Tennessee River Gorge
The Tennessee River Gorge is a 26-mile (42 km) canyon formed by the Tennessee River once known as Cash Canyon. It is the fourth largest river gorge in the Eastern United States. The gorge is cut into the Cumberland Plateau as the river winds its way into Alabama from Tennessee. The Tennessee River Gorge is home to endangered species like the bald eagle and the mountain skullcap. Many archaeological sites have been discovered in the gorge that show that people have been dwelling in the canyon for at least 10,000 years.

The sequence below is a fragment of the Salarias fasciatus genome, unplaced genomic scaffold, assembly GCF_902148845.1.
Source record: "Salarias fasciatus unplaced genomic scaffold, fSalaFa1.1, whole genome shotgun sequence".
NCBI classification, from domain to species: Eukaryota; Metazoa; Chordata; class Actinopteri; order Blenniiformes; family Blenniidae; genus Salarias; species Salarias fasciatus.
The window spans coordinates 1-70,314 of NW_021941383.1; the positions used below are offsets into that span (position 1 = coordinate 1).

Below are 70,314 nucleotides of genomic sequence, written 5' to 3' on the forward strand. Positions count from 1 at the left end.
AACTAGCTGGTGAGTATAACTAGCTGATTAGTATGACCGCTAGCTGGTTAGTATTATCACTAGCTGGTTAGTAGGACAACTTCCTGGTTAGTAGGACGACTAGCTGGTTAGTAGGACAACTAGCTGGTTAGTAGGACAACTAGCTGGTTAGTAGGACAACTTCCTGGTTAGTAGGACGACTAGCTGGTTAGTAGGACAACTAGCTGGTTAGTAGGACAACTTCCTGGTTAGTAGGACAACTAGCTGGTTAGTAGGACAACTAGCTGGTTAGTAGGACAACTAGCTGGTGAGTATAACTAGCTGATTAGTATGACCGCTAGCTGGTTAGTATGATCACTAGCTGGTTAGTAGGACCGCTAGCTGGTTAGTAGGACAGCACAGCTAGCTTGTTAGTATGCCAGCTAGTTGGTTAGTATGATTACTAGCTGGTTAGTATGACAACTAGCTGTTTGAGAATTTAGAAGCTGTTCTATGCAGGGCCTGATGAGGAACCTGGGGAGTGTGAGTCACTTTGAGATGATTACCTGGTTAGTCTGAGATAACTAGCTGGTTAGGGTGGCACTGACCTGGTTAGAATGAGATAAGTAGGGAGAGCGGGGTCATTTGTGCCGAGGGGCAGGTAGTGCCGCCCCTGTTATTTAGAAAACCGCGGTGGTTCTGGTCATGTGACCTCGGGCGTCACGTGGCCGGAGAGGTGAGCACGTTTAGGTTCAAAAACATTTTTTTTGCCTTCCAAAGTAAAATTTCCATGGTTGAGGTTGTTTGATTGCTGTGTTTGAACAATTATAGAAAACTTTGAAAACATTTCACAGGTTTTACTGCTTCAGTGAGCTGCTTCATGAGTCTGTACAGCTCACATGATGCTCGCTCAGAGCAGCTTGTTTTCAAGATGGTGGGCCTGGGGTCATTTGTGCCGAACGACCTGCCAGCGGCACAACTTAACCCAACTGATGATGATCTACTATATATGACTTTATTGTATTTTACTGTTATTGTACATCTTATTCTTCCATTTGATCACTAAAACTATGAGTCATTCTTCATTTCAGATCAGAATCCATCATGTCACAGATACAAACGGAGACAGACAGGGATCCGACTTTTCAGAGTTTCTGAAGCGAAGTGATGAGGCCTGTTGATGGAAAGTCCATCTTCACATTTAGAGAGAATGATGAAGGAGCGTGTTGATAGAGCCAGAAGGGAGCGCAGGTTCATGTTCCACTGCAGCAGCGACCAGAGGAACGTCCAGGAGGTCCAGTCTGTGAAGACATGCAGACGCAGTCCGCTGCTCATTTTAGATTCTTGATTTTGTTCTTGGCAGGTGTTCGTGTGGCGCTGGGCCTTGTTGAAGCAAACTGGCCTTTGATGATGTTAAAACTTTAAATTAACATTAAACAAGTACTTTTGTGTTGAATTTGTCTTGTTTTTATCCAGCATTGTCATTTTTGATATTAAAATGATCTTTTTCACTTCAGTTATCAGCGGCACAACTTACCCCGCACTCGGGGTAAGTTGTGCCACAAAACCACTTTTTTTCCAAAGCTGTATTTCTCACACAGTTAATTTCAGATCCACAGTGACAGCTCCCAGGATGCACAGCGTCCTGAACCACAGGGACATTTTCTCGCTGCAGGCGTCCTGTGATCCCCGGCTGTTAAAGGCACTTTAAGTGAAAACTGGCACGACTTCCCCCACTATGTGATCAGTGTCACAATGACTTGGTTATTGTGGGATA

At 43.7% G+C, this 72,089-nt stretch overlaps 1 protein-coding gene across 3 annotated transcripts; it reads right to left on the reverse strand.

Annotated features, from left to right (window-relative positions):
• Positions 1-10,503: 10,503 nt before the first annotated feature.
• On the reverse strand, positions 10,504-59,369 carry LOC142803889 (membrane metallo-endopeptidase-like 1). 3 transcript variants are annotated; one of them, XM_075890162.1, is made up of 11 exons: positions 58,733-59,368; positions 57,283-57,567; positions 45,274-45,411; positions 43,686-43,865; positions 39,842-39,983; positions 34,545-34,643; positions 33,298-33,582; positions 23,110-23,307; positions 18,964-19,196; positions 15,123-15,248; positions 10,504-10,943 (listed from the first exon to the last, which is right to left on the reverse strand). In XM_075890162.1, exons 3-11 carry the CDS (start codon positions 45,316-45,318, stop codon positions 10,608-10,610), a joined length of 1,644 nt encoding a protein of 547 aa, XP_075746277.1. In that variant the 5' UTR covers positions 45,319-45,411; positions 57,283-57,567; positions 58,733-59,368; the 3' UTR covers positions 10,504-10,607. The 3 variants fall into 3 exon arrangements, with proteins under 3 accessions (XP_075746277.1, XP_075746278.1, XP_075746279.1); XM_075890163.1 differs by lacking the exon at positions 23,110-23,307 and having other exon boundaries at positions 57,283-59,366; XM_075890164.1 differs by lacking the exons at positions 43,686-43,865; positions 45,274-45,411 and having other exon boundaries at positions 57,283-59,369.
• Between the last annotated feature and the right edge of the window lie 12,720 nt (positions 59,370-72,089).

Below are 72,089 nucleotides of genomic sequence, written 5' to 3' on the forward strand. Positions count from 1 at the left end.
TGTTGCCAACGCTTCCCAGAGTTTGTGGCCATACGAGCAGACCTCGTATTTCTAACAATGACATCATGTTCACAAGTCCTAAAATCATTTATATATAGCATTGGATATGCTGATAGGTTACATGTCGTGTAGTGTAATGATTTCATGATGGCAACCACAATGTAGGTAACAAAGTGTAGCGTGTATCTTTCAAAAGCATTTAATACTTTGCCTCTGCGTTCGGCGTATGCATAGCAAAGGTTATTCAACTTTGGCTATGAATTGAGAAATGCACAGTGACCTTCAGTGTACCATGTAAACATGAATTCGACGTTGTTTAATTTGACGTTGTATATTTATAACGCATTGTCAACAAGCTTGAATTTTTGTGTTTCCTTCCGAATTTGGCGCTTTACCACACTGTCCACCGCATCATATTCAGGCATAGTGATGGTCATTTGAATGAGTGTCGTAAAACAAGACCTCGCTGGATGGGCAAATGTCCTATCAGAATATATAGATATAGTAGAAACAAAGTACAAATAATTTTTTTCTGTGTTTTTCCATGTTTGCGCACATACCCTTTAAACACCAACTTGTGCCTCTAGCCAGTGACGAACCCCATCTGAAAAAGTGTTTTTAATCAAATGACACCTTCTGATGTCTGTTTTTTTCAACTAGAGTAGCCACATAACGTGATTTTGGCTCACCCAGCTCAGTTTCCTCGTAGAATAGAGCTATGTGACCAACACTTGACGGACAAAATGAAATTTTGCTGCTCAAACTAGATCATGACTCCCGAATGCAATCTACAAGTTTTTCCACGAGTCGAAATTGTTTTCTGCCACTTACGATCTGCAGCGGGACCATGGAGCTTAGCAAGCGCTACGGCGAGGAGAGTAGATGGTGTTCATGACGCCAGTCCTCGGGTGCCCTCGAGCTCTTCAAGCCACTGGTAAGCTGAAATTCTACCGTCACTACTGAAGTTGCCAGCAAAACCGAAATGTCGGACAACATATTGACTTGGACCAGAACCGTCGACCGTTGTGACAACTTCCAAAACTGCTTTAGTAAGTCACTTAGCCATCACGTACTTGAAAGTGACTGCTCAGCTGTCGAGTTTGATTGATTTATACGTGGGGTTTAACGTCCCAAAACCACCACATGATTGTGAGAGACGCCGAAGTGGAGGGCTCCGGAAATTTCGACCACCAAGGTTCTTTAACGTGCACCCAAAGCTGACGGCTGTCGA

Prior to the completion of Hales Bar Dam in 1913 and the subsequent raising of the water-level, the stretch of the Tennessee River flowing through the Gorge was notorious for its navigational hazards, whirlpools, eddies, shoals, and one huge rock. Beginning with Williams' Island and the sandbars on either side of that, these obstructions included Tumbling Shoals, the Holston Rock, the Kettle, the Suck Shoals, the Deadman’s Eddy, the Pot, the Skillet, the Pan, and, finally, the ten-mile Narrows, ending with Hale's Bar. Of these, the Kettle, or the Suck as it is better known, at the mouth of Suck Creek is the most infamous, drawing notice from even Thomas Jefferson, who had never been anywhere near the area and lending its name to the entire stretch of treacherous river, which is also known locally by the name Cash Canyon.
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